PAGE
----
Monday, January 25, 2010

73rd Installment. Mendacious Judge Armendariz's Kay Opinion

(6th in Philip E. Kay series)
The California State Bar Court's Judge Armendariz rushed to assure embroiled superior-court judges she would avenge their professional humiliation. Judge Armendariz stated in the third sentence of the State Bar Court Opinion ( regarding respondent Philip E. Kay:

[S]omewhere during [Kay's] overzealous advocacy, he lost it, not the cases, but his integrity, professional decorum, credibility, and respect of the court.

The unjudicial, even schoolyardish, swipe at Kay shows a vicariously embroiled jurist. Her gratuitous slur on Kay's integrity foreshadows her helping the Office of the Chief Trial Counsel turn Kay's exercise of professional judgment into proof of his moral turpitude. The ethical justification for Kay's harsh three-year suspension lies with the moral-turpitude allegation—the attack on Kay's integrity—an important insight because the case's procedural posture limits Kay's arguments. The ethical role of the moral-turpitude charge allows Kay to rebut Judge Armendariz's opinion by focusing on that charge's falsity as a matter of law.

Kay's procedural posture is that the Bar Court imposed a terminating sanction when Kay refused to retake the stand; to prevail, he must attack the entry of default or rebut the charges as a matter of law, as all the State Bar's alleged facts are deemed admitted. If the facts are legally sufficient to constitute the charges, the State Bar must prove only the warrant for the terminating sanction. To rebut a case of selective prosecution like the one against Kay, a defendant must ordinarily introduce evidence, but relevant evidence is typically impossible to obtain, making most selective-prosecution cases impossible to defend. Unusual for a selectively prosecuted defendant, Kay can document collusion between the Office of Chief Trial Counsel, the Bar Court, and a complaining superior court judge, but Kay was precluded from proving his case at trial when state-bar provocations drove him from the witness stand and the Bar Court illegally entered his default.

Despite the terminating sanction and entry of default, Kay retains two arguments: 1) as kanBARoo court previously discussed, entering Kay's default was illegal; and 2) finding Kay committed acts of moral turpitude is plainly ridiculous. Although defeating the moral turpitude allegation wouldn't compel dismissal of all charges, it would strike at the ethical center of the State Bar's case. If Kay's acts weren't acts of moral turpitude, the whining judges are mere sore losers; the State Bar's need to destroy Kay's reputation derives from the common-sense requirement that Kay's objectionable conduct demonstrate Kay's moral unsuitability to practice law if the judges' age-old grudges are to warrant avenging. Kay should win on the State Bar's jurisdictional incapacity to enter Kay's default for refusing to continue testifying, but the Supreme Court won't reverse the decision on that basis because the last thing the courts want these days is having to participate in State Bar cases; the Supreme Court enjoys the expedient of denying review for no stated reason. Perhaps the Supreme Court might show some sympathy for a distinguished attorney the State Bar Court was trying to brand morally depraved for reasons unrelated to Kay's doing anything immoral.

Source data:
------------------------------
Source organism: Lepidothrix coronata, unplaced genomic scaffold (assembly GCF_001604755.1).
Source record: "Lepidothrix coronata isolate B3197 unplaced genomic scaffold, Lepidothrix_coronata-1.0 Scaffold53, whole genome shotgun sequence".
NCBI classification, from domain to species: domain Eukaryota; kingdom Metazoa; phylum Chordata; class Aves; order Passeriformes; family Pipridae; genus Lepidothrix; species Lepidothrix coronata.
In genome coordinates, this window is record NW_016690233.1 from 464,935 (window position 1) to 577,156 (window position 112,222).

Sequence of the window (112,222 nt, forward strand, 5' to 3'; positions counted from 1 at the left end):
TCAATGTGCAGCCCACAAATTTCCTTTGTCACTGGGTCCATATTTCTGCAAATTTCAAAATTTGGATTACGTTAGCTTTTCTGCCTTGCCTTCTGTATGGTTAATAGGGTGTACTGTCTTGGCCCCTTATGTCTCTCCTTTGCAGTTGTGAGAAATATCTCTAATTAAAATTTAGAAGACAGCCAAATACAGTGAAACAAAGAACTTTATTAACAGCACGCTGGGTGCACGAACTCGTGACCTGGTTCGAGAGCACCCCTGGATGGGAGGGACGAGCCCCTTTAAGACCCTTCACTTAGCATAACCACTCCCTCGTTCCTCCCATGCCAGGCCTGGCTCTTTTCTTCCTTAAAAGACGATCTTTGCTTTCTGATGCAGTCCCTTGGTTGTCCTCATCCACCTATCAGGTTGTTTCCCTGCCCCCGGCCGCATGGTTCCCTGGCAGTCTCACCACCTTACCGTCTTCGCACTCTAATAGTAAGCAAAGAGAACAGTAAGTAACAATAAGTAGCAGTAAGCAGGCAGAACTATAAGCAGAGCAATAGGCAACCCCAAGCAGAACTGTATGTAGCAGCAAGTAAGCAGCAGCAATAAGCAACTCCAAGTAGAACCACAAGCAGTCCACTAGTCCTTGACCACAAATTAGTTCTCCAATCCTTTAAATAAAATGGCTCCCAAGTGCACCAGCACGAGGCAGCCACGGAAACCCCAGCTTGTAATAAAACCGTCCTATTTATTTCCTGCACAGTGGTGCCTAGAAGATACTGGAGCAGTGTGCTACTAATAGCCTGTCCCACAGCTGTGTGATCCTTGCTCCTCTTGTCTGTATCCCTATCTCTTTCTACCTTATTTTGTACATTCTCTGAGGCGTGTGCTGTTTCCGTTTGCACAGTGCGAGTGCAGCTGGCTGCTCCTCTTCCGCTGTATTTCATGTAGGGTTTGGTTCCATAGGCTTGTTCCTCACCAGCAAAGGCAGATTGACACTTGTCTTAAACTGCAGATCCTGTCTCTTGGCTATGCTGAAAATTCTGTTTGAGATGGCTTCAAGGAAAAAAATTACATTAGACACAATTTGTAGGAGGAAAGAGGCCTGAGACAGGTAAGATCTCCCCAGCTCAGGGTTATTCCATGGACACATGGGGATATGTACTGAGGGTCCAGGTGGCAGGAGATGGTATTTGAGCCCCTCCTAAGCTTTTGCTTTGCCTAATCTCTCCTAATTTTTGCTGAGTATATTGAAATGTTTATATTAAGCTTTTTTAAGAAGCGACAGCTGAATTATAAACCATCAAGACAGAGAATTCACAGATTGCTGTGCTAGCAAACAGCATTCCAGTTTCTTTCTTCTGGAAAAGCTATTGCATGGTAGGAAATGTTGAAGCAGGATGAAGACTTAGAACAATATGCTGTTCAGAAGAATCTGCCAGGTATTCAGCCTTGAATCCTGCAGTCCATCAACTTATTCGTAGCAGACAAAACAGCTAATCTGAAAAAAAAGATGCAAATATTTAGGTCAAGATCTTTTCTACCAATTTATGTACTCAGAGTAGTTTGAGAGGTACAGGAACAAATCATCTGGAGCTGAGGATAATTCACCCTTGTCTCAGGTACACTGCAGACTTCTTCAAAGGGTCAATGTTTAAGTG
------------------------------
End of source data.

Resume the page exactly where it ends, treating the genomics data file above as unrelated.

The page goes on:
The direct route to undermining the Bar Court's moral-turpitude thesis is to defeat the moral-turpitude charge:

By repeatedly filing duplicative and frivolous motions for an improper purpose, namely to harass and manufacture bias in a court and interfere with the court's proceedings, and by falsely accusing the court of bias, of assisting the other side, of treating the parties differently, and, thus, of judicial misconduct, respondent willfully committed an act or acts involving moral turpitude, dishonesty or corruption, in willful violation of section 6106.

If "moral turpitude" sounds worse than a lawyer's doing his job by "attempting to manufacture bias" through filing too ardently, your ear's verdict agrees with moral-turpitude's legal definition:

[A]n act of baseness, vileness or depravity in the private and social duties which a man owes to his fellowmen, or to society in general, contrary to the accepted and customary rule of right and duty between man and man. (People v. Mansfield (1988) 200 Cal.App.3d 82, 87.)